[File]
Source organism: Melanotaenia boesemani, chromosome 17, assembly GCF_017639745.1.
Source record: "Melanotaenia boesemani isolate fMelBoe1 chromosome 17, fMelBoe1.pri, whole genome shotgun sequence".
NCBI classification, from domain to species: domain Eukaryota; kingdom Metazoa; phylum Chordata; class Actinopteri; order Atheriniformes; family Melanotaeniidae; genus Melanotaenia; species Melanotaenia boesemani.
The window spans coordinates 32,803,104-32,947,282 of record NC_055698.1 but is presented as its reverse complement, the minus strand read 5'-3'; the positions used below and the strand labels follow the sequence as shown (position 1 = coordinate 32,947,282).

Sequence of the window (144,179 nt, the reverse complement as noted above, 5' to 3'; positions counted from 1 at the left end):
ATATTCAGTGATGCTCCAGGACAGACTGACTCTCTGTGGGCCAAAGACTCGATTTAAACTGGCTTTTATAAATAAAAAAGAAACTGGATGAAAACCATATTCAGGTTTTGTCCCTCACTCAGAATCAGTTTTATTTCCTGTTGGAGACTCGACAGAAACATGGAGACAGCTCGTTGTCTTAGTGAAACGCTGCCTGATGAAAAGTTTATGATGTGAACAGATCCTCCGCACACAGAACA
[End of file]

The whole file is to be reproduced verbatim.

Source organism: Melanotaenia boesemani, chromosome 17, assembly GCF_017639745.1.
Source record: "Melanotaenia boesemani isolate fMelBoe1 chromosome 17, fMelBoe1.pri, whole genome shotgun sequence".
NCBI classification, from domain to species: domain Eukaryota; kingdom Metazoa; phylum Chordata; class Actinopteri; order Atheriniformes; family Melanotaeniidae; genus Melanotaenia; species Melanotaenia boesemani.
The window spans coordinates 32,803,104-32,947,282 of record NC_055698.1 but is presented as its reverse complement, the minus strand read 5'-3'; the positions used below and the strand labels follow the sequence as shown (position 1 = coordinate 32,947,282).

Sequence of the window (144,179 nt, the reverse complement as noted above, 5' to 3'; positions counted from 1 at the left end):
ATATTCAGTGATGCTCCAGGACAGACTGACTCTCTGTGGGCCAAAGACTCGATTTAAACTGGCTTTTATAAATAAAAAAGAAACTGGATGAAAACCATATTCAGGTTTTGTCCCTCACTCAGAATCAGTTTTATTTCCTGTTGGAGACTCGACAGAAACATGGAGACAGCTCGTTGTCTTAGTGAAACGCTGCCTGATGAAAAGTTTATGATGTGAACAGATCCTCCGCACACAGAACA